7. ^ Whitehouse Historical Tables 1940-2016; Table 1.1 Tot. Receipts (1901-2010); Table 2-1, 2-4 Excise Tax(1934-2010); Table 2-5 Customs (1940-2010) [5] Accessed 5 Aug 2011
  8. ^ Bicentennial Edition: Historical Statistics of the United States, Colonial Times to 1970 {Part 2 Zip file: CT1970p2-12;} Series Y 343-351 (1940-1970) Customs, Tot. Receipts, Income taxes; Payroll taxes, Excise; Y342 339 (1940 1970) Receipts; Y-352 357(1789-1939) Government Receipts: Total(1789-1970), Customs (1789-1970), Y 358 373 Excise tax (1863-1970) Income Tax (1916-1970); Series U 1-25 Balance of International Payments Imports(1790-1970) [6] Accessed 5 Aug 2011
  9. ^ Historical Statistics of the United States Series 1790-1945[7] Accessed 5 Aug 2011
  10. ^ Bicentennial Edition Historical Statistics of the United States Series 1790-1970[8] Accessed 5 Aug 2011
  11. ^ U.S. Census Trade Statistic[9] Accessed 5 Aug 2011
  12. ^ Whitehouse Historical Tables 1940-2016 [10] Accessed 5 Aug 2011
  13. ^ Harmonized Tariff Schedule [11] Accessed 12 Jul 2011
  14. ^ "Thomas Jefferson - under George Washington by America's History". americashistory.org. http://americashistory.org/detail.aspx?cat=12&man=452. 
  15. ^ "Behind the Steel-Tariff Curtain". March 8, 2002. http://www.businessweek.com/bwdaily/dnflash/mar2002/nf2002038_1478.htm. 
  16. ^ "Trade Briefing Paper no. 14. Steel Trap: How Subsidies and Protectionism Weaken the U.S. Steel Industry". Cato's Center for Trade Policy Studies. http://www.freetrade.org/node/27. 
  17. ^ Sid Marris and Dennis Shanahan (November 9, 2007). "PM rulses out more help for car firms". The Australian. http://www.theaustralian.news.com.au/story/0,25197,22729573-5013871,00.html. 
  18. ^ "Candidate wants car tariff cuts halted". Melbourne: theage.com.au. October 29, 2007. http://www.theage.com.au/news/National/Candidate-wants-car-tariff-cuts-halted/2007/10/29/1193618771259.html.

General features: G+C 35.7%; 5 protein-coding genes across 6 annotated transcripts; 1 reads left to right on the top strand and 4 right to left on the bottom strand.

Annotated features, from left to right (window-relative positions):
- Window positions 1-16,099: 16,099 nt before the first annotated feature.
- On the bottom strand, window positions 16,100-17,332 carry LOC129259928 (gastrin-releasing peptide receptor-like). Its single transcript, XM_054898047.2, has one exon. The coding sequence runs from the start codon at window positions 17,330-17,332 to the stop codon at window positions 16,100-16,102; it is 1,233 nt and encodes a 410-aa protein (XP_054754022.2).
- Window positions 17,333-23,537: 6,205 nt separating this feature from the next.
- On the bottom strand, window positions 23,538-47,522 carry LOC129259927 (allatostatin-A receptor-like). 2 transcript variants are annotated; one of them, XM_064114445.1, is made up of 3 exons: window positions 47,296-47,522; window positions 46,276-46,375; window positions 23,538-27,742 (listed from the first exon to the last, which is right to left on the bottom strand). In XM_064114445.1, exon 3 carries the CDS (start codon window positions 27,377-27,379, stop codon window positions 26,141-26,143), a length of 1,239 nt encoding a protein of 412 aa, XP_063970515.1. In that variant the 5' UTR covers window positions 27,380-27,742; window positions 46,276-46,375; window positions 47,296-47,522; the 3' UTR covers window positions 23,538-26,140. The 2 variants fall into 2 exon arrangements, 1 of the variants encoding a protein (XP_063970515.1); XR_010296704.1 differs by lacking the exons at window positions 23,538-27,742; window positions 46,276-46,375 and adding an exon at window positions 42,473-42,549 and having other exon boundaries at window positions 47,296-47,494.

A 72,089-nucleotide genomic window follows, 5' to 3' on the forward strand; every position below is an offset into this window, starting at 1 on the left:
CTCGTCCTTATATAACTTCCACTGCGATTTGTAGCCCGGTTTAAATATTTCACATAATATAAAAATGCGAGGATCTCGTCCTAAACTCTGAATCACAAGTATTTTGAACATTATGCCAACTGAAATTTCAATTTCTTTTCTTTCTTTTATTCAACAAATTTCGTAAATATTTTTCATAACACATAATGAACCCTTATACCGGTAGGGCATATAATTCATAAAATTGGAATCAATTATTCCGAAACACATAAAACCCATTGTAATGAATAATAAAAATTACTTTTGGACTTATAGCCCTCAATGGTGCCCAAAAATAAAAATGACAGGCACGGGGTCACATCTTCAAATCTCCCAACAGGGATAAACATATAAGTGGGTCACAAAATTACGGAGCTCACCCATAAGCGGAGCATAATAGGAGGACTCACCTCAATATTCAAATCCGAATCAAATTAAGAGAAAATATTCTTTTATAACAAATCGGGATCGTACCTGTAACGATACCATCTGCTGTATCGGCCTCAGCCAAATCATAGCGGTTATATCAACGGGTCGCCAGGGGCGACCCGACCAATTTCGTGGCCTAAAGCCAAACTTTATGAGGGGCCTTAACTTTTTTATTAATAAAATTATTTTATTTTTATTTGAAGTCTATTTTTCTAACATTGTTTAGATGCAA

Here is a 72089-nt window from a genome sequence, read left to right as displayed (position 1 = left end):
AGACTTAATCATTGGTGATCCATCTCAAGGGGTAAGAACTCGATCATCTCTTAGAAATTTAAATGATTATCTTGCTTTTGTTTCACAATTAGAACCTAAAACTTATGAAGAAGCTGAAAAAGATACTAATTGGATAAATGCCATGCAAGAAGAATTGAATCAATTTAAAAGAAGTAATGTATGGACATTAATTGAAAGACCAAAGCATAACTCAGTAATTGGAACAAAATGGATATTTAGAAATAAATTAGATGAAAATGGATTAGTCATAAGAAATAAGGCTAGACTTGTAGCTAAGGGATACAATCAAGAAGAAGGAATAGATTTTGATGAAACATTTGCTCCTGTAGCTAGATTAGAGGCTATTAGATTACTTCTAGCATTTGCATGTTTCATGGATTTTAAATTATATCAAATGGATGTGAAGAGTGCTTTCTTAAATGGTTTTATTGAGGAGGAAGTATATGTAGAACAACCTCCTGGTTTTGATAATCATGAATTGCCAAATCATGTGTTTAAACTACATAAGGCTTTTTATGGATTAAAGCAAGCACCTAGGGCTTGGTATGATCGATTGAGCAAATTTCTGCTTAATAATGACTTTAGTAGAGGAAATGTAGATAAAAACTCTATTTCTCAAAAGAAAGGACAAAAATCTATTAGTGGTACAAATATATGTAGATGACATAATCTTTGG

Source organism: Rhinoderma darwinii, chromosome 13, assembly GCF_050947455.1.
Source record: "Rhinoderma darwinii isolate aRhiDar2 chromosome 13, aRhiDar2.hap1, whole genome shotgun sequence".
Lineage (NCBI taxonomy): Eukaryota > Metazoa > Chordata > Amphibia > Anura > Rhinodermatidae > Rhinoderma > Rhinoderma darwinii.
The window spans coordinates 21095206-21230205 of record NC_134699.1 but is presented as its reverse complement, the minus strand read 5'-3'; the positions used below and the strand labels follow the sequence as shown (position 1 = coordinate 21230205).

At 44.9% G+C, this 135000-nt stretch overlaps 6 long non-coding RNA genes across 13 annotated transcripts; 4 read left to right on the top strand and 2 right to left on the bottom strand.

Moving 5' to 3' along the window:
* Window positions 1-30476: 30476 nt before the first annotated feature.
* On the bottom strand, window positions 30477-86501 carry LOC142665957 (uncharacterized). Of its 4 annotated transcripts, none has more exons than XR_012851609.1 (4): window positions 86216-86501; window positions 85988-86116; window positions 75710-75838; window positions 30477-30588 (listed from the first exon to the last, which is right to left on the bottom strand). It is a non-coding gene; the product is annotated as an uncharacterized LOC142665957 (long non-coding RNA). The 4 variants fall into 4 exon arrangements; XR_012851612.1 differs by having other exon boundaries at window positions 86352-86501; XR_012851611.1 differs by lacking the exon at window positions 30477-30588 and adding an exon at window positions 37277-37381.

19. ^ Watts, Denise K. (1990-06-28). "Martin County News". Gathering Information on High Technology. 

Further reading

External links

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Игры ⚽ Нужна курсовая?
(on imports or on exports)

Look at other dictionaries:

  • Tariff — Tar iff, n. [F. tarif; cf. Sp. & Pg. tarifa, It. tariffa; all fr. Ar. ta r[=i]f information, explanation, definition, from arafa, to know, to inform, explain.] 1. A schedule, system, or scheme of duties imposed by the government of a country upon …   The Collaborative International Dictionary of English

  • tariff — tar·iff / tar əf/ n [Italian tariffa, from Arabic ta‘rīf notification] 1 a: a schedule of duties imposed by a government on imported or in some countries exported goods b: a duty or rate of duty imposed in such a schedule 2: a document filed with …   Law dictionary

  • tariff — [tar′if] n. [It tariffa < Ar taʿ rīf, information, explanation < ʼ arafa, to know, inform] 1. a list or system of taxes placed by a government upon exports or, esp., imports 2. a tax of this kind, or its rate 3. any list or scale of prices …   English World dictionary

  • tariff — ► NOUN 1) a tax or duty to be paid on a particular class of imports or exports. 2) a table of the fixed charges made by a business, especially in a hotel or restaurant. 3) Law a scale of sentences and damages for crimes and injuries of different… …   English terms dictionary

  • Tariff — Tar iff, v. t. [imp. & p. p. {Tariffed}; p. pr. & vb. n. {Tariffing}.] To make a list of duties on, as goods. [1913 Webster] …   The Collaborative International Dictionary of English

  • tariff — 1590s, arithmetical table, from It. tariffa, M.L. tarifa list of prices, book of rates, from Arabic ta rif information, notification, inventory of fees to be paid, verbal noun from arafa to make known. Meaning official list of customs duties on… …   Etymology dictionary

  • tariff — [n] tax or fee assessment, charge, cost, duty, excise, impost, levy, price, price tag, rate, tab, tax, toll; concept 329 …   New thesaurus

  • tariff — A tax on imports or exports. Bloomberg Financial Dictionary The Integrated Tariff of the United Kingdom. This sets out information about customs procedures for the import, export and transit of goods. It also includes details of how goods are… …   Financial and business terms

  • tariff — tariffless, adj. /tar if/, n. 1. an official list or table showing the duties or customs imposed by a government on imports or exports. 2. the schedule or system of duties so imposed. 3. any duty or rate of duty in such a list or schedule. 4. any …   Universalium

  • tariff — /taeraf/ The list or schedule of articles on which a duty is imposed upon their importation into the United States, with the rates at which they are severally taxed. Also the custom or duty payable on such articles. 19 U.S.C.A. And, derivatively …   Black's law dictionary